An injured bald eagle that was having trouble breathing, was lethargic and was unable to fly was rescued in southeast D.C. Saturday afternoon.
The Humane Rescue Alliance received a report that the bird was in trouble, the organization said on Facebook, and officers were able to capture the eagle, which was transported to City Wildlife for care.
A wildlife biologist with the District’s Department of Energy and Environment told the Washington Post the bird is likely Justice, the male of a pair that nests close to the police academy. The bird was found about 1.5 miles away from the nest after a strong thunderstorm on Saturday.
Kristy Jacobus, the clinic director at City Wildlife, told the Post the bird appeared to have no obvious signs of trauma but would be taken to a facility in Delaware for further examination. She said once the bird is deemed healthy, he would be returned to Washington.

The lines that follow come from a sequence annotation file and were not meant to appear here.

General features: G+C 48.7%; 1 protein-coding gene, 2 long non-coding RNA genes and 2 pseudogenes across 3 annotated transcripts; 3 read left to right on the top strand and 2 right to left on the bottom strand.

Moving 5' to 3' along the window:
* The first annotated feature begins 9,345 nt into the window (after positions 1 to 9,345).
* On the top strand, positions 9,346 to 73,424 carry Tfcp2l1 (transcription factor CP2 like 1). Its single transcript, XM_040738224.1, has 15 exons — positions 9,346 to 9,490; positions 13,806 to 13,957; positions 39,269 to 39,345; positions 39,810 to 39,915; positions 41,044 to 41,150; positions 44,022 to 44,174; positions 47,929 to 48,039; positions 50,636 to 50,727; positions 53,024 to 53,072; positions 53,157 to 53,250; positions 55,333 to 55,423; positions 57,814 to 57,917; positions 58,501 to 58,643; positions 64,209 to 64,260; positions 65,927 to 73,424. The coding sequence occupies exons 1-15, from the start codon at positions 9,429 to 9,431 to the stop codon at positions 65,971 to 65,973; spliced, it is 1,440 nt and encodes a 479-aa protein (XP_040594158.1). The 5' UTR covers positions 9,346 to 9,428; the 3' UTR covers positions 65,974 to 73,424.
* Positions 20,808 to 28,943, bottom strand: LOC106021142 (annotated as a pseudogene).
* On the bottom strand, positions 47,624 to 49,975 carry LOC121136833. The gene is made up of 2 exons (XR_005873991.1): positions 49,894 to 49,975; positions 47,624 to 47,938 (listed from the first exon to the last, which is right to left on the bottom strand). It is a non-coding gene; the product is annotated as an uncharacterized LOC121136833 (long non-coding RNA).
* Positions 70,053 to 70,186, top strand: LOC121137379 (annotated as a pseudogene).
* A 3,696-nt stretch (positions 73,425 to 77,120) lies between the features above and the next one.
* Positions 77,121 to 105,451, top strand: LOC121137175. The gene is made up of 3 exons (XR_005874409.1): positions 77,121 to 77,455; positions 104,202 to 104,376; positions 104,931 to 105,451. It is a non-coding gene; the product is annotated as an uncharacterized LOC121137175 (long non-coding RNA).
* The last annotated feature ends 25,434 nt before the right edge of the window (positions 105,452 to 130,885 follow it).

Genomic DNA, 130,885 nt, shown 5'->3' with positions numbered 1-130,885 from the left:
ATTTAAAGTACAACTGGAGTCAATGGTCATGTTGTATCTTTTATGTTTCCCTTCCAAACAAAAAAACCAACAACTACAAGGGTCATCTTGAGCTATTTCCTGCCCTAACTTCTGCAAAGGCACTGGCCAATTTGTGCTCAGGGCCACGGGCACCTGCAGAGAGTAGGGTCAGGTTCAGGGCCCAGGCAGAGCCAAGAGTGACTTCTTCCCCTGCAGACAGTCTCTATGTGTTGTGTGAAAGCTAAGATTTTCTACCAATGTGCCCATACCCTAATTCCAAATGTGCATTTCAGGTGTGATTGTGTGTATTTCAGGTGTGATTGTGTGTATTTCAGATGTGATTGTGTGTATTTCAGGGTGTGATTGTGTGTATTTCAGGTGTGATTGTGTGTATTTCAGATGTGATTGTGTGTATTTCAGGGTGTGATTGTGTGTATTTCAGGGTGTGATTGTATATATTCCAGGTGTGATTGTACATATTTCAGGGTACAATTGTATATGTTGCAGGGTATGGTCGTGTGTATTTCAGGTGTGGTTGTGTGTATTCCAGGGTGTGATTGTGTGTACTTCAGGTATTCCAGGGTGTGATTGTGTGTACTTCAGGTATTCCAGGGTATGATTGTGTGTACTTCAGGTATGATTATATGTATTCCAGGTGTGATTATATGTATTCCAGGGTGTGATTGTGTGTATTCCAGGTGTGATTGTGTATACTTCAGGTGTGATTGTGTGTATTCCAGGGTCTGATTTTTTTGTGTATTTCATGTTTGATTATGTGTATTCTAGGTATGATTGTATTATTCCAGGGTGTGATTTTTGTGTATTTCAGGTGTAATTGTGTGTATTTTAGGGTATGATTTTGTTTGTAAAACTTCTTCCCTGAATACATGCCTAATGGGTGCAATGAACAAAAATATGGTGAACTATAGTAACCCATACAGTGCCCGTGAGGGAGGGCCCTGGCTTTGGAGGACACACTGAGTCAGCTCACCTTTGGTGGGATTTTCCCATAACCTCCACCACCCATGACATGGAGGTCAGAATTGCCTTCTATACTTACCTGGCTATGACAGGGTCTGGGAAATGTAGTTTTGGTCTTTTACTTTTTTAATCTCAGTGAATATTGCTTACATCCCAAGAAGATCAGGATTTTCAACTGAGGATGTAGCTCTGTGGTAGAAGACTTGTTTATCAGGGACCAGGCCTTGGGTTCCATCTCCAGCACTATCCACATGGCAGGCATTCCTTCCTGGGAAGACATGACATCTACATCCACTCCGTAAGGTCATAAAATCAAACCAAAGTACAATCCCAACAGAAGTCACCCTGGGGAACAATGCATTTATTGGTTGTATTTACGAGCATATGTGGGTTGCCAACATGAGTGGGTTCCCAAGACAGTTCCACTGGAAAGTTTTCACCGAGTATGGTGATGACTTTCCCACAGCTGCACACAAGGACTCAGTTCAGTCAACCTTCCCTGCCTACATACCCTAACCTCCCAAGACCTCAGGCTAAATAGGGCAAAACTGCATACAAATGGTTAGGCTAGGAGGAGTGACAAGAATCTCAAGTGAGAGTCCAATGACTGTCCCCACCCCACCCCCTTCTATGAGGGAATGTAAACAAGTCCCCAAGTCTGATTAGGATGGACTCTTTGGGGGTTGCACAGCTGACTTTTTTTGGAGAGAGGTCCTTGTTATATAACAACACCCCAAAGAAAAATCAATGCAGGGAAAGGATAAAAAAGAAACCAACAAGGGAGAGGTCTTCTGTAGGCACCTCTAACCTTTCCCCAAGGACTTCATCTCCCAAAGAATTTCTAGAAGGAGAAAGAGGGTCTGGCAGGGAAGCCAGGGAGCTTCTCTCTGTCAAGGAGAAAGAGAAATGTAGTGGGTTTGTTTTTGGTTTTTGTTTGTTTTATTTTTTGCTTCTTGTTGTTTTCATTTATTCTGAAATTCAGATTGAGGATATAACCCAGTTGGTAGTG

Opened in 2013, City Wildlife specializes in wild animal rehabilitation. They are no stranger to big birds: On Thursday, it took in a red-shouldered hawk fledgling to get checked out before being released to a raptor center.
Bald eagles were once endangered, but they are no longer on the federal list of threatened and endangered species, according to the U.S. Fish and Wildlife Service.
They've been making a comeback in Washington as well; at least two nests are closely watched by eagle fans. One is on the grounds of a D.C. Police facility in Southwest Washington and another is at the National Arboretum in Northeast.